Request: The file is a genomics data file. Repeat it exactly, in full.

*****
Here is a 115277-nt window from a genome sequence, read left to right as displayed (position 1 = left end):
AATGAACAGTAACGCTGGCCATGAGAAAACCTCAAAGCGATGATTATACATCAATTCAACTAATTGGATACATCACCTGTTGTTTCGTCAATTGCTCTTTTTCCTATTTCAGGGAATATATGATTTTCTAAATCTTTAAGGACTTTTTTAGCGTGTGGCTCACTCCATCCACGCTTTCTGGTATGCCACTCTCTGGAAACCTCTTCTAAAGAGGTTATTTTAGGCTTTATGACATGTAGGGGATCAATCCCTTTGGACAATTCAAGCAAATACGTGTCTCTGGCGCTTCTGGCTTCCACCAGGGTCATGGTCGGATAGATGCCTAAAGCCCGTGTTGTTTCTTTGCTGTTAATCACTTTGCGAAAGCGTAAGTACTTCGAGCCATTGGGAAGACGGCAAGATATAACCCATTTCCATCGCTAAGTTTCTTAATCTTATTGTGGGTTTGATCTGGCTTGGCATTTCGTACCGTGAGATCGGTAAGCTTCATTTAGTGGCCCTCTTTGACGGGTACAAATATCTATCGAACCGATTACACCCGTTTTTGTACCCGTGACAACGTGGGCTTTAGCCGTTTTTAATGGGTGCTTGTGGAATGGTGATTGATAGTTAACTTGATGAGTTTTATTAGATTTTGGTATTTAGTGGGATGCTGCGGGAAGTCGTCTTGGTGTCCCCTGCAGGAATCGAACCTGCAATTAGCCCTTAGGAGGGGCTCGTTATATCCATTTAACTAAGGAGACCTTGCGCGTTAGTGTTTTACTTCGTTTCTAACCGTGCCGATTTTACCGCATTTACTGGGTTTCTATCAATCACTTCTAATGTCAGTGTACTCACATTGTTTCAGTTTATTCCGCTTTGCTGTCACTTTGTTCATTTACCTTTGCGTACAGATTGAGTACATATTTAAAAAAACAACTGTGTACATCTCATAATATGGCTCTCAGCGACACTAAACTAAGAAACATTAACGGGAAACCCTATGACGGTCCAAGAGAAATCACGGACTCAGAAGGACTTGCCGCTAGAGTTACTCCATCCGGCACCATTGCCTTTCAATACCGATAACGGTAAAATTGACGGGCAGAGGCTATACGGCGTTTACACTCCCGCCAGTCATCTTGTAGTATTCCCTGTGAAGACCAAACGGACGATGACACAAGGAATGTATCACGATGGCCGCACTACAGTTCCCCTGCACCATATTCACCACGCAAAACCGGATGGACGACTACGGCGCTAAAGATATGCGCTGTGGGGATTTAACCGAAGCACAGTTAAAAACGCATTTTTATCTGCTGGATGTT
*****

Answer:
Here is a 115277-nt window from a genome sequence, read left to right as displayed (position 1 = left end):
AATGAACAGTAACGCTGGCCATGAGAAAACCTCAAAGCGATGATTATACATCAATTCAACTAATTGGATACATCACCTGTTGTTTCGTCAATTGCTCTTTTTCCTATTTCAGGGAATATATGATTTTCTAAATCTTTAAGGACTTTTTTAGCGTGTGGCTCACTCCATCCACGCTTTCTGGTATGCCACTCTCTGGAAACCTCTTCTAAAGAGGTTATTTTAGGCTTTATGACATGTAGGGGATCAATCCCTTTGGACAATTCAAGCAAATACGTGTCTCTGGCGCTTCTGGCTTCCACCAGGGTCATGGTCGGATAGATGCCTAAAGCCCGTGTTGTTTCTTTGCTGTTAATCACTTTGCGAAAGCGTAAGTACTTCGAGCCATTGGGAAGACGGCAAGATATAACCCATTTCCATCGCTAAGTTTCTTAATCTTATTGTGGGTTTGATCTGGCTTGGCATTTCGTACCGTGAGATCGGTAAGCTTCATTTAGTGGCCCTCTTTGACGGGTACAAATATCTATCGAACCGATTACACCCGTTTTTGTACCCGTGACAACGTGGGCTTTAGCCGTTTTTAATGGGTGCTTGTGGAATGGTGATTGATAGTTAACTTGATGAGTTTTATTAGATTTTGGTATTTAGTGGGATGCTGCGGGAAGTCGTCTTGGTGTCCCCTGCAGGAATCGAACCTGCAATTAGCCCTTAGGAGGGGCTCGTTATATCCATTTAACTAAGGAGACCTTGCGCGTTAGTGTTTTACTTCGTTTCTAACCGTGCCGATTTTACCGCATTTACTGGGTTTCTATCAATCACTTCTAATGTCAGTGTACTCACATTGTTTCAGTTTATTCCGCTTTGCTGTCACTTTGTTCATTTACCTTTGCGTACAGATTGAGTACATATTTAAAAAAACAACTGTGTACATCTCATAATATGGCTCTCAGCGACACTAAACTAAGAAACATTAACGGGAAACCCTATGACGGTCCAAGAGAAATCACGGACTCAGAAGGACTTGCCGCTAGAGTTACTCCATCCGGCACCATTGCCTTTCAATACCGATAACGGTAAAATTGACGGGCAGAGGCTATACGGCGTTTACACTCCCGCCAGTCATCTTGTAGTATTCCCTGTGAAGACCAAACGGACGATGACACAAGGAATGTATCACGATGGCCGCACTACAGTTCCCCTGCACCATATTCACCACGCAAAACCGGATGGACGACTACGGCGCTAAAGATATGCGCTGTGGGGATTTAACCGAAGCACAGTTAAAAACGCATTTTTATCTGCTGGATGTT